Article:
The promise of the appointer of the ombudsman is that being an outsider to the operations of the body being monitored, its findings will be binding on the operatives in the appointing body.

What the Newspaper Proprietors Association has done in the appointment of an ombudsman should now be getting clearer. The president of the association, Chief Ajibola Ogunshola, introduced the media ombudsman to the public in Lagos last Tuesday. The gentleman to receive complaints from the public is a retired Court  Appeal justice, Mr. M. O. Onalaja.

The ombudsman in Nigeria, as in many other countries, is not a court. It is not empowered by law, like the press council, but it is a body the media itself has packaged to look into complaints against the media, both print and electronic. How it will work was clearly spelt out by the president of the NPAN.

When I reached out to some other professional bodies in     the media during the week, they did not seem to have been fully consulted. But as I see it, the initiative of the publishers of newspapers and owners of radio and television (hoping that the Broadcasting Organization of Nigeria, BON, is on board) is to the advantage of the journalist. This reason is simple.

What is guaranteed in the Constitution – section 39(.2) – is not freedom of the press, but freedom to own, establish and operate a medium for the dissemination of information, ideas and opinions to those who are willing to receive it.

This means that constitutionally, he who pays the piper must dictate the tune. But over the years, I have argued that although there is no specific press freedom clause in the Constitution, the obligation to monitor governance imposed on the media in the Constitution – sec 22 – has built into it the power to do.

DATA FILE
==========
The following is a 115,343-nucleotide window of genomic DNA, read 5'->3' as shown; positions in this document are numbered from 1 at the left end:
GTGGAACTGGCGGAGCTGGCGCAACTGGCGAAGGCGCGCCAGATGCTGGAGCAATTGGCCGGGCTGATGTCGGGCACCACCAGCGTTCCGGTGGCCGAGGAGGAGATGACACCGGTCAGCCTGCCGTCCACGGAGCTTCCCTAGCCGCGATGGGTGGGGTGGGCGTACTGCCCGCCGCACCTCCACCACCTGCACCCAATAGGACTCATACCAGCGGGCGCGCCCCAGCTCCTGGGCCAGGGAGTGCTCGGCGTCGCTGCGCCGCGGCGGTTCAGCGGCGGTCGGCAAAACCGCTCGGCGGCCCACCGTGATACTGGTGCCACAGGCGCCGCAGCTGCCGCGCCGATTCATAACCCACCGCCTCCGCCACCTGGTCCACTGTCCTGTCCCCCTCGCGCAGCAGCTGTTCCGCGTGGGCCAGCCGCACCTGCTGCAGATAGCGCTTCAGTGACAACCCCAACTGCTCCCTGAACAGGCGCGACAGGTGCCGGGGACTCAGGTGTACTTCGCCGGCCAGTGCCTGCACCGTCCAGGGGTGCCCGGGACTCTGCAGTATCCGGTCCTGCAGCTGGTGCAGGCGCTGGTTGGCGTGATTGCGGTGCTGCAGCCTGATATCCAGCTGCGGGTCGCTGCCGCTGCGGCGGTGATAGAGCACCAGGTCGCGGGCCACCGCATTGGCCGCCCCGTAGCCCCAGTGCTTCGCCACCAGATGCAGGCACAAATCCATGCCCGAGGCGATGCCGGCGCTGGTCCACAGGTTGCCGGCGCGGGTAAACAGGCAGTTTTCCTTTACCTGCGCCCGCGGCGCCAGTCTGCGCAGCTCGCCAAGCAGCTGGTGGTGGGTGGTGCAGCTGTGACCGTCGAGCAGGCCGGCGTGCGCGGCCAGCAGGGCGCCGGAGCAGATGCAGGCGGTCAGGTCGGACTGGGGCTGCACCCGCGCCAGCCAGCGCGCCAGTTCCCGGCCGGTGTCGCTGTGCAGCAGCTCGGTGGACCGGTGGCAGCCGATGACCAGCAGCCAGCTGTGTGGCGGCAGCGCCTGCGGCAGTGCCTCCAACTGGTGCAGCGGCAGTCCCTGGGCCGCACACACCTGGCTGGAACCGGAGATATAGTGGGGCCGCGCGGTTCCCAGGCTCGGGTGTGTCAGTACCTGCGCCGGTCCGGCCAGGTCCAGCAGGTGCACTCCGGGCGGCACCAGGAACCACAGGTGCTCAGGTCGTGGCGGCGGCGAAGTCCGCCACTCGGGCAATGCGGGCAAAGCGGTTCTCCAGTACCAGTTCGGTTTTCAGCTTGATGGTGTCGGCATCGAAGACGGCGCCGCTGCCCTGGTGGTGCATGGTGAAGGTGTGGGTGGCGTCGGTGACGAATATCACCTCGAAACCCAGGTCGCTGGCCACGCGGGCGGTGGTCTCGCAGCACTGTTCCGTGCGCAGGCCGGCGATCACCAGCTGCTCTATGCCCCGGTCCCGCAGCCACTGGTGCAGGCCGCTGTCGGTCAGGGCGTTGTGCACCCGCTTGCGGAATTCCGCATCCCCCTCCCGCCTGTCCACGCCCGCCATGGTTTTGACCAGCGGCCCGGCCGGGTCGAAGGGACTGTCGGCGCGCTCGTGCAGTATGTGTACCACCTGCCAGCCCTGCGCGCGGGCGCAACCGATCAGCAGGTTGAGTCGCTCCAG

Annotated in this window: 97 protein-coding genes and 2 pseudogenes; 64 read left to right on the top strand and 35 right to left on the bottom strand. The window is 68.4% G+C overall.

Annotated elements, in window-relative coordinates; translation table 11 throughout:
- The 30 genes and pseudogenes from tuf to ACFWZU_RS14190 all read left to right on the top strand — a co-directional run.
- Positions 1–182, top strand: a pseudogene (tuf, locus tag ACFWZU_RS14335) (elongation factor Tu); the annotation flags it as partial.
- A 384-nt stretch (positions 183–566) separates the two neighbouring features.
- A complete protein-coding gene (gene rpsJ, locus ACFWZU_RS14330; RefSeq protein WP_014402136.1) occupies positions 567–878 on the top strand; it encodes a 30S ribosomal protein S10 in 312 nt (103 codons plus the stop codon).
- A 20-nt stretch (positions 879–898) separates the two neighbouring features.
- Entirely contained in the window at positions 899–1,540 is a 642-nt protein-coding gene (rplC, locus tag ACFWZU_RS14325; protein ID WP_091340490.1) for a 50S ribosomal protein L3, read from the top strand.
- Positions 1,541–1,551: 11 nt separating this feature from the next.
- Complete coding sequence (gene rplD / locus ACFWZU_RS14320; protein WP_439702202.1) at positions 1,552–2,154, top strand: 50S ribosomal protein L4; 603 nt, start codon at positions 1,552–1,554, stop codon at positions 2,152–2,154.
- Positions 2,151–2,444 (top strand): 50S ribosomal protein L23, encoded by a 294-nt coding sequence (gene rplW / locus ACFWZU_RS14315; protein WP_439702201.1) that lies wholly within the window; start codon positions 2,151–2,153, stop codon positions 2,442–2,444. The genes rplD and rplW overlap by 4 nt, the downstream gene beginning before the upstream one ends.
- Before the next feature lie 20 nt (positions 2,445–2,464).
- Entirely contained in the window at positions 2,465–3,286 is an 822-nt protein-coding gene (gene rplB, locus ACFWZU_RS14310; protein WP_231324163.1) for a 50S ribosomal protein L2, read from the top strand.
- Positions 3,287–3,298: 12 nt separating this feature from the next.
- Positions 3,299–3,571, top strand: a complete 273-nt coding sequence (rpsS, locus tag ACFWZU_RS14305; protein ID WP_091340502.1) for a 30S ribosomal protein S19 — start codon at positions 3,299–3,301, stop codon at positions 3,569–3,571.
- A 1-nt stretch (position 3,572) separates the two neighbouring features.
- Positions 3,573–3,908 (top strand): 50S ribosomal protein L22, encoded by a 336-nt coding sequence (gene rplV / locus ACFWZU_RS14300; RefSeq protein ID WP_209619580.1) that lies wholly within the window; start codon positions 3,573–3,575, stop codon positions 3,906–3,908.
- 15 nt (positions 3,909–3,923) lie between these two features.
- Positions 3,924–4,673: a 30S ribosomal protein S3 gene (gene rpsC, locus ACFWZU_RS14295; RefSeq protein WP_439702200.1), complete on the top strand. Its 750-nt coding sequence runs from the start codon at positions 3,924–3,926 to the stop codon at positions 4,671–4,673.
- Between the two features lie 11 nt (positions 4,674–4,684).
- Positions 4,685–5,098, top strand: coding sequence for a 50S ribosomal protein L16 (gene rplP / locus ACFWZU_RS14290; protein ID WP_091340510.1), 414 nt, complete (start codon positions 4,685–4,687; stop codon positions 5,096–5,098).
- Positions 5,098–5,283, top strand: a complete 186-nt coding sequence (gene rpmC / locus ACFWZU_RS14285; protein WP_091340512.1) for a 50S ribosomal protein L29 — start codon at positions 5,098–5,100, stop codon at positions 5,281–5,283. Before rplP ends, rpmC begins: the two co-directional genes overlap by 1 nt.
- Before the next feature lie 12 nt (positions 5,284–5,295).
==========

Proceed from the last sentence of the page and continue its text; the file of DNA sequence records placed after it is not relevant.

The one who owns, establishes, and operates a medium is the newspaper and magazine owner in the print segment of media ownership, and the owners of radio and television stations, be they government or private persons, in the electronic segment. The battles that have been fought have had to do with editorial independence for the operators of the media. This is where the journalist comes in.

He operates with a code of conduct, and in Nigeria, the Ilorin code of 1998 is what the Nigerian Press Organization (the NPAN, the Guild of Editors and the Nigeria Union of Journalists) has adopted and which the Nigerian Press Council is by law expected to use in its adjudicatory role.

But the council has been comatose since 1995 and the disagreement with the media that certain clauses in the 1999 Nigerian Press Council Act be amended before inauguration has still not been done.

There has thus been no body outside the courts to go to in trying to redress complaints arising from press performance. The recent action by government to appoint politicians into the board without reference to the law establishing the press council has killed that body.

It is, therefore, to be seen what the owners of media can do to bring some honour and respect to media practice through the operation of the office of the ombudsman whose activity the media owners will fund.

Members of the Guild of Editors and the NUJ who are employees of the media owners and are the ones who must play the tunes professionally (to accord with the demands of the ethics of their profession) should jump at the concession the media owners are handing over to them – that henceforth they accept that in dictating the tune as owners of media, only trained  musicians would constitute the orchestra.